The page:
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Maternal Smoking Linked to Increased Risk of Retinoblastoma

Maternal Smoking Linked to Increased Risk of Retinoblastoma

March 24, 2023

Maternal smoking during pregnancy may increase the risk of retinoblastoma, especially in unilateral cases, according to research conducted by Di He, PhD from the Department of Epidemiology at the Fielding School of Public Health, University of California, Los Angeles.

The study was prompted by previous inconclusive results due to the reliance on reported maternal smoking history by study participants. The authors decided to re-examine the link between maternal smoking and retinoblastoma using different methodologies.

As part of the study, researchers utilized biomarkers of tobacco smoke in neonatal dried blood spots to examine the potential association between smoking and retinoblastoma development. The study involved 498 randomly selected cases of retinoblastoma and 895 controls born between 1983 and 2011, and was conducted as a population-based case-control study in California.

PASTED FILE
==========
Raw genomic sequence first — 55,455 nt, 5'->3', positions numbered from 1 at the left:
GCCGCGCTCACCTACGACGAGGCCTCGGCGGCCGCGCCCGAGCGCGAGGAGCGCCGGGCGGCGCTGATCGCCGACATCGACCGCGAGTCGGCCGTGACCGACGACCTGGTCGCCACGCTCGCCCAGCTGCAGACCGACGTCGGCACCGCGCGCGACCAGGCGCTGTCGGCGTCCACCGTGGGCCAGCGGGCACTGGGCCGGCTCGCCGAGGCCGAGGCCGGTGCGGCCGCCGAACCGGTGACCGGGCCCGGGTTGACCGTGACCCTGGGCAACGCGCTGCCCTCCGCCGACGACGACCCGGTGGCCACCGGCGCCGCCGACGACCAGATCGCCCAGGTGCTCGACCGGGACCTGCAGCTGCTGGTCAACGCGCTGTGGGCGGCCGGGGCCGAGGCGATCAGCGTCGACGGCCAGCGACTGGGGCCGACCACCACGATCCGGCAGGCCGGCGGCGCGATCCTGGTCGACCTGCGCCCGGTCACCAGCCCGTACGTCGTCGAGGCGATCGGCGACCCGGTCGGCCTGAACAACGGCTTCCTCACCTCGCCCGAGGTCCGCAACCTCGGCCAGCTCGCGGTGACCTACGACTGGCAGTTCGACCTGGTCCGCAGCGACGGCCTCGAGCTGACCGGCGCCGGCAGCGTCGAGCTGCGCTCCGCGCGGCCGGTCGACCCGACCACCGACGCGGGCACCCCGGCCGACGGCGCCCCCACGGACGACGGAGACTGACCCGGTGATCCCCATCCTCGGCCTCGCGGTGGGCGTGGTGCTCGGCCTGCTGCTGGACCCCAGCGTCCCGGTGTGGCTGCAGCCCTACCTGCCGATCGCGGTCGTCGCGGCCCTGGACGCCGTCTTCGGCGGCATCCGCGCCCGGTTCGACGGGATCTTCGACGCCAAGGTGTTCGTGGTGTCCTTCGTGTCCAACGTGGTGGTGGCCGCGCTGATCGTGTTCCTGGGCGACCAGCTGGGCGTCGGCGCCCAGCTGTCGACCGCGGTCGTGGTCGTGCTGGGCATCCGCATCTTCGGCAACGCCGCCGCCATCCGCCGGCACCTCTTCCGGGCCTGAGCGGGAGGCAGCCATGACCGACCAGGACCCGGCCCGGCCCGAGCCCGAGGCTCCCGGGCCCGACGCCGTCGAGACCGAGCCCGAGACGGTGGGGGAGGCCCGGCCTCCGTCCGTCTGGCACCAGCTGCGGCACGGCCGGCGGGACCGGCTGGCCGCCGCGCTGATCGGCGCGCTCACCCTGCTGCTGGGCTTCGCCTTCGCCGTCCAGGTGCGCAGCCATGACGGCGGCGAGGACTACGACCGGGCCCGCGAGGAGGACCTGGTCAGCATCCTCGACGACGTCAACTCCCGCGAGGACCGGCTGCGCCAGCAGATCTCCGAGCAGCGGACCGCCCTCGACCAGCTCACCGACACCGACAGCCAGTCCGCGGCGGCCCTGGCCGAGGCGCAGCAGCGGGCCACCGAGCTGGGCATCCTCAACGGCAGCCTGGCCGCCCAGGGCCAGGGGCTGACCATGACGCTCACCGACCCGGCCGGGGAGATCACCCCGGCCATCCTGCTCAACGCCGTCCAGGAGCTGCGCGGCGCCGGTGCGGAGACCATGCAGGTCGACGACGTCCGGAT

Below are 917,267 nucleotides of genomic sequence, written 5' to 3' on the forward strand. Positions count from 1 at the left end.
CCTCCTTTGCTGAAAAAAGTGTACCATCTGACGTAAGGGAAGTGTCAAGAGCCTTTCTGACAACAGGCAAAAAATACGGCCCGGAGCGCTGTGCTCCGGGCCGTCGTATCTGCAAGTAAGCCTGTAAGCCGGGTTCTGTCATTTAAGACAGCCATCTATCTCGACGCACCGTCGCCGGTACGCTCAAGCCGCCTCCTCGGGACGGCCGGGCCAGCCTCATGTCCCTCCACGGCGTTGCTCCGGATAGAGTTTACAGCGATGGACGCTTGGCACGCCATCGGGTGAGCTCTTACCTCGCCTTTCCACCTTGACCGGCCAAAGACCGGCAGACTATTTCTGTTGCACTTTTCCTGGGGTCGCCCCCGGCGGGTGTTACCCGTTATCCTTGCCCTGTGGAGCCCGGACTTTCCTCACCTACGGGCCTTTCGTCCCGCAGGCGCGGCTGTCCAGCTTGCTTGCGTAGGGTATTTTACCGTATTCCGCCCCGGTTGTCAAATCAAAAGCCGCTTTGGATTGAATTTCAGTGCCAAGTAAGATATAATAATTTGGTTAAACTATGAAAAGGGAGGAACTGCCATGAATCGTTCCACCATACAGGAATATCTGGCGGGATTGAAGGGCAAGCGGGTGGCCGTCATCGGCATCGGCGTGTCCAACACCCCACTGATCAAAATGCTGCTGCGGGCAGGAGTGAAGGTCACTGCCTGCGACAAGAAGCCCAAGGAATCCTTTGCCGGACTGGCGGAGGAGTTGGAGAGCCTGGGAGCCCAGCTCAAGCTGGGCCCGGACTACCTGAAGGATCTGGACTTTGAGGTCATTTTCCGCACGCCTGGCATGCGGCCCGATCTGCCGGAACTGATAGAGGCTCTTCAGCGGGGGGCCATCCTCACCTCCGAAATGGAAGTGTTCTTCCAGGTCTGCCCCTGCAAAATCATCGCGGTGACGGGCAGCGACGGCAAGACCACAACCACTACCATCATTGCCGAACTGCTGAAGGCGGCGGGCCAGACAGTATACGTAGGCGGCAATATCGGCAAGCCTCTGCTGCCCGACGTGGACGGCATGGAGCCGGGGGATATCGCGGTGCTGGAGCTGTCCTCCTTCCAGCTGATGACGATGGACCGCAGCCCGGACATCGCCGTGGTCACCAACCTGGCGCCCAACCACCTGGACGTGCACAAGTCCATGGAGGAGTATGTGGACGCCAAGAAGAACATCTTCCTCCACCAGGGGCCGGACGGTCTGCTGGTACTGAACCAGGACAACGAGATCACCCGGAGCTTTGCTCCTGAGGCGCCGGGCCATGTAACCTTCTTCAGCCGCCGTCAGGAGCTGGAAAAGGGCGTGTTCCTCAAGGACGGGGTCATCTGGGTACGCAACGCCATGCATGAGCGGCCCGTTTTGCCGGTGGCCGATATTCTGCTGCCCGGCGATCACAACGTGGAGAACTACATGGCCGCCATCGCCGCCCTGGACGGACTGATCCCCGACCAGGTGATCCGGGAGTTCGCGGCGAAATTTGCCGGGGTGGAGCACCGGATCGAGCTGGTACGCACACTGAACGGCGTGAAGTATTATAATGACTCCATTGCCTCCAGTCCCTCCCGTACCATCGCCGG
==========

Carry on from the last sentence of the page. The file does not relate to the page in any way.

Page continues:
The study team evaluated maternal pregnancy-related smoking using multiple metrics, including self-reported or provider-reported smoking during pregnancy, as well as cotinine and hydroxycotinine levels in neonatal blood.

The analysis of these three metrics revealed that "maternal smoking late in pregnancy or early postpartum was related to the development of retinoblastoma (all types, odds ratio, 1.44, 95% confidence interval, 1.00-2.09)."

The researchers found that when they used cotinine or hydroxycotinine to determine maternal smoking status, there was a significant association between maternal smoking and unilateral retinoblastoma (odds ratio, 1.66, 95% confidence interval, 1.08-2.57).

Based on these results, the researchers concluded that maternal smoking could potentially be a risk factor for retinoblastoma development, particularly in cases where cancer affects only one eye.


1. He D, Huang X, Uppal K, et al. Biomarkers of maternal smoking and the risk of retinoblastoma in offspring.Retina. 2023;42:481-9; DOI: 10.1097/IAE.0000000000003678